My husband asked what time we would be able to go home as it was close to midnight and we had two sleepy kids. The nurse told us we would not be going home anytime soon. The doctor finally came in and told me my body was septic and my white blood cell count was extremely high. Knowing the severity of sepsis, I immediately asked her if I was going to die. She couldn’t give me a sure answer obviously, but she said that sometimes sepsis patients will get worse before they get better. I had never been so scared in my life, the doctor left the room and I burst into tears.

My husband asked me why I was crying, and I told him that I had blood poisoning and that I could possibly die from it. It was then that everything hit me. My kids might have to grow up without a mother, I was so young, 24 years old and wasn’t ready for this. I did have a strange sense of peace knowing that there was nothing I could do about it, I realized then, how short and fragile life is, and when it’s over, it is over. My phone had 2 percent battery, so I texted my mom and told her I loved her, I was septic and didn’t know if I was going to be ok. How I did this? I don’t know. I was so sick that I could barely walk, focus, concentrate, and my vision was blurry. My body ached all over.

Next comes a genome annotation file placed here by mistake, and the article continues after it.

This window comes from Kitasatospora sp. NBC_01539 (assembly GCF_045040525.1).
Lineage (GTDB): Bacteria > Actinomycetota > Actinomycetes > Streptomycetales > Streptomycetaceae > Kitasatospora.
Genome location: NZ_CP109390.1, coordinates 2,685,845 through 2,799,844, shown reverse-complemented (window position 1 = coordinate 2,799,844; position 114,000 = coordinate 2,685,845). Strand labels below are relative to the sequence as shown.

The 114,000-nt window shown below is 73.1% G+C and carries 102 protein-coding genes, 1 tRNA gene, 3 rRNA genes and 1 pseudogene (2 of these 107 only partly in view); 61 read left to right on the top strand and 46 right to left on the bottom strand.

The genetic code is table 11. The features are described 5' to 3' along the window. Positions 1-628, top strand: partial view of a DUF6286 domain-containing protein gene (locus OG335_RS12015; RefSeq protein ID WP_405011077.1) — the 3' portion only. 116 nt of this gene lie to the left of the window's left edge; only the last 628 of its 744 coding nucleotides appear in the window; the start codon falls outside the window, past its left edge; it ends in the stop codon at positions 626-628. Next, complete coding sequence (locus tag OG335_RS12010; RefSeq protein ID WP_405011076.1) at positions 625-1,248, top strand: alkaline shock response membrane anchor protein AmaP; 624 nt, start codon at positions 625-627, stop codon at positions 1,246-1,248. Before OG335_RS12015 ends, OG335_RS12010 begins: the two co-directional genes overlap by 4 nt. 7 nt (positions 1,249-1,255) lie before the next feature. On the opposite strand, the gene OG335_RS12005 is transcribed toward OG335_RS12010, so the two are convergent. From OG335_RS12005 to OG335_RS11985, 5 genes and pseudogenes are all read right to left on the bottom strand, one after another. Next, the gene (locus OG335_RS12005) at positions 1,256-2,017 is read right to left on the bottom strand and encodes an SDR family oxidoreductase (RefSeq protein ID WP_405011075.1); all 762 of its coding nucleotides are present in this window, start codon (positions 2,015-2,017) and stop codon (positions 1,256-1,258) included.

They admitted me to the step-down unit from the ICU, and my fever didn’t break until 2 full days after I was admitted when my body started responding to the constant IVs I was hooked to. It was that day that my heart rate also returned to normal. I remember waking up in a huge pool of sweat when my fever broke and I saw that as a good sign. Thank the lord I was released after almost a week of being there. I was able to go home and finish oral antibiotics. I will never forget the feeling as they pushed me out to my car in a wheelchair, I felt like I had just conquered the world. I literally felt like I had just come back from the dead. I know I am a stronger person now than I ever have been.

Recovery was hard, especially with having a newborn in the house, and I still have days where my energy is zapped, and have never felt so drained in my life, but I thank god everyday that I am still here and can continue to raise my family. I always tell myself it could have been worse, I am grateful to still have all of my organs, limbs and fingers…………. ps..you know your body better than anyone else, listen to your instincts because doctors aren’t always right. (in the case of my on-call) I am so beyond grateful that I am a sepsis survivor.